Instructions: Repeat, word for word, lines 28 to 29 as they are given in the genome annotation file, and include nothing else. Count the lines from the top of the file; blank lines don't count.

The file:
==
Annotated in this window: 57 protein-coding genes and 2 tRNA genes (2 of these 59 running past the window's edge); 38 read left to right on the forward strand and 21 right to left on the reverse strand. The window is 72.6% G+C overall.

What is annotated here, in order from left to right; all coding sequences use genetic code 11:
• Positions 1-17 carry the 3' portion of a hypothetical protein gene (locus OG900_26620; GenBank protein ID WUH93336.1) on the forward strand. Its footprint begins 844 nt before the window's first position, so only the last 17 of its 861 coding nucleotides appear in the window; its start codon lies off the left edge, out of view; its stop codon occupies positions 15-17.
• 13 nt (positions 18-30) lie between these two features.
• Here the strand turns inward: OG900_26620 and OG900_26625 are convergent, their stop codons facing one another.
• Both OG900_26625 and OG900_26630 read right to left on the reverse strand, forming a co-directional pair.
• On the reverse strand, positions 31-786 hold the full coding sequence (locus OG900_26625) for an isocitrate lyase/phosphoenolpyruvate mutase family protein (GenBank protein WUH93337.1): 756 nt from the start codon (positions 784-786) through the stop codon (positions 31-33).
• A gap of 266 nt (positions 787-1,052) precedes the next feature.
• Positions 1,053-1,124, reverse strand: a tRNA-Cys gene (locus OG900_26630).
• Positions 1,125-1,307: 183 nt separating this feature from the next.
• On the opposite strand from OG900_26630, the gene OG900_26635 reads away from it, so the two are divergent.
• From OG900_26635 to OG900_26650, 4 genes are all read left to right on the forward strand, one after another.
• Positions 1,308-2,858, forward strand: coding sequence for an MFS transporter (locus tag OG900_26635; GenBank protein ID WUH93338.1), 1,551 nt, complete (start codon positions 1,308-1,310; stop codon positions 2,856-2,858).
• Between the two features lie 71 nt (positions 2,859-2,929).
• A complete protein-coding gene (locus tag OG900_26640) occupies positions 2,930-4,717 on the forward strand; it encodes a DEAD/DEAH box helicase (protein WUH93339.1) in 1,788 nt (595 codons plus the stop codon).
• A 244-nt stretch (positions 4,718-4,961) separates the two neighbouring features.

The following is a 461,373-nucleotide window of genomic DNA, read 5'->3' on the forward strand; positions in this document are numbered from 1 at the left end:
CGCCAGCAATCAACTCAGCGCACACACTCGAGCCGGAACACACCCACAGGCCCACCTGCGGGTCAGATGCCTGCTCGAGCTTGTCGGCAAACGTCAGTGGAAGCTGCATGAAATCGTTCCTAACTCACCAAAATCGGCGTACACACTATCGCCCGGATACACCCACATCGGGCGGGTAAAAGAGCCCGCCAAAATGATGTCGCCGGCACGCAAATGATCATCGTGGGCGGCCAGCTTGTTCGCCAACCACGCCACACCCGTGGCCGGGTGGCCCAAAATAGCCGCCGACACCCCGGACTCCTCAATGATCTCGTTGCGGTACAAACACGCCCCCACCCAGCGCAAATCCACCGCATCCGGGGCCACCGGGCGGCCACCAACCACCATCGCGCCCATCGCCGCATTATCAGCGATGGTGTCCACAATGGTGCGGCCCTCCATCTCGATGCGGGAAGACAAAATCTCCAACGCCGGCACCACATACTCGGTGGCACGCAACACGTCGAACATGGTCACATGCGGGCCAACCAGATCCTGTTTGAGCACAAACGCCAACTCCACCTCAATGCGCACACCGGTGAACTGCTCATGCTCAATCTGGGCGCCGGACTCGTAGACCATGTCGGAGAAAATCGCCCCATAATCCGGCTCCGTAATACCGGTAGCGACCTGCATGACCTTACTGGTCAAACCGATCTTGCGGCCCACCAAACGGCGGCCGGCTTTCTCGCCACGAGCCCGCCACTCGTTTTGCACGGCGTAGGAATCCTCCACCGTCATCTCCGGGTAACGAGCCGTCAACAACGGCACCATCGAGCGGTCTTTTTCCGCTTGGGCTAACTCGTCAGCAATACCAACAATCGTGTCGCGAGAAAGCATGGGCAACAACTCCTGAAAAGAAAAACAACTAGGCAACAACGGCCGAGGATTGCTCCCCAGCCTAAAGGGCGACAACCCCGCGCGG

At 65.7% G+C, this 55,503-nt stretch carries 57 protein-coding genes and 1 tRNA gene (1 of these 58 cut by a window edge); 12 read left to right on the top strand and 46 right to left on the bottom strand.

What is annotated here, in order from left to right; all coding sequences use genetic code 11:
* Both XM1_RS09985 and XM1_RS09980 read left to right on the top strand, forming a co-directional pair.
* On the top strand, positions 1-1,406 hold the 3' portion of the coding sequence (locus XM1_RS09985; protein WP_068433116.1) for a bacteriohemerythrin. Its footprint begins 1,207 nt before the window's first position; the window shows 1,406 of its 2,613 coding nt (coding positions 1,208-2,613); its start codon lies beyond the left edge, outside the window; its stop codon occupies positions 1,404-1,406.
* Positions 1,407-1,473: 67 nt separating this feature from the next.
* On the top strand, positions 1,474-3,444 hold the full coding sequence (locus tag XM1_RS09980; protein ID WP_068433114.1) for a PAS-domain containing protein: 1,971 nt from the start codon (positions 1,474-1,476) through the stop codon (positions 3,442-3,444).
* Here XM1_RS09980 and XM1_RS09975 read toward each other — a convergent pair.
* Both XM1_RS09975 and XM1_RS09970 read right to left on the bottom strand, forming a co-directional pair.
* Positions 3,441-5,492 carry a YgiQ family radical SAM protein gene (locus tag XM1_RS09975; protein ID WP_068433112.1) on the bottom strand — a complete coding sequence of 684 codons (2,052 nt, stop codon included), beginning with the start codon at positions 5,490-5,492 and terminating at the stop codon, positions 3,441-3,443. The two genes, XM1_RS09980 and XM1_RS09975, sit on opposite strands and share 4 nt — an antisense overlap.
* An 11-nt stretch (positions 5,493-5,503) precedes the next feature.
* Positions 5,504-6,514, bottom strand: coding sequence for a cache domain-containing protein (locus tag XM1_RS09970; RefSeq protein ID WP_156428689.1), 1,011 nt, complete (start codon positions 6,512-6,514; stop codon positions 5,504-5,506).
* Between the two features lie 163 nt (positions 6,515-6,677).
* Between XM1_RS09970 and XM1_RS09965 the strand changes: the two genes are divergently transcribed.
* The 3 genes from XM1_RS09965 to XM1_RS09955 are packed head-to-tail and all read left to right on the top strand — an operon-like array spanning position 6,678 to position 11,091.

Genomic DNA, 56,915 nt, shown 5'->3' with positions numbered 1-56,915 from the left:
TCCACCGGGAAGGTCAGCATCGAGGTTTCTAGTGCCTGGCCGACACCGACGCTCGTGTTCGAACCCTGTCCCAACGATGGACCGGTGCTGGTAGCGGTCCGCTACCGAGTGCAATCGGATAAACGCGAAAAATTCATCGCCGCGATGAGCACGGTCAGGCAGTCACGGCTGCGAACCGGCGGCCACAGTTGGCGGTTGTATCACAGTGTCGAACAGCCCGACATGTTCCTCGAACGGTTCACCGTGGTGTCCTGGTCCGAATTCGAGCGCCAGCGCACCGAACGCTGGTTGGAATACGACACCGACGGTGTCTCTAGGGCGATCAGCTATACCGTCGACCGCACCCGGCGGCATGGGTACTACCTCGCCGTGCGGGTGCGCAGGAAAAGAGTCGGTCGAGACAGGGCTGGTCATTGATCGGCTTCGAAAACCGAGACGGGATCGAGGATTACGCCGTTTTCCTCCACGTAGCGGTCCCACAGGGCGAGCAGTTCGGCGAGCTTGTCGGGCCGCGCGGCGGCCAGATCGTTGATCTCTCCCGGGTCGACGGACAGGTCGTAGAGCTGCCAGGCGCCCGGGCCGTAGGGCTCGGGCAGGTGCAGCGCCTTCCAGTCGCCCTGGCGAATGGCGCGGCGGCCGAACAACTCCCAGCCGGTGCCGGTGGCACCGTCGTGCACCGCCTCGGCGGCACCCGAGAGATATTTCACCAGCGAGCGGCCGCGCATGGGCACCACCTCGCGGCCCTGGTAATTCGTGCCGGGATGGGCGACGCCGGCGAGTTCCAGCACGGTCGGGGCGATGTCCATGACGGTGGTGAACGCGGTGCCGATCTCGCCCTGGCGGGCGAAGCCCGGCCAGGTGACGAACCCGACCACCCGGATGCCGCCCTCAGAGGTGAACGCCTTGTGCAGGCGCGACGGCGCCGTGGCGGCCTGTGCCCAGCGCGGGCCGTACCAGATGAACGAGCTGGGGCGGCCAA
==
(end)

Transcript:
* An 11-nt stretch (positions 5,493-5,503) precedes the next feature.
* Positions 5,504-6,514, bottom strand: coding sequence for a cache domain-containing protein (locus tag XM1_RS09970; RefSeq protein ID WP_156428689.1), 1,011 nt, complete (start codon positions 6,512-6,514; stop codon positions 5,504-5,506).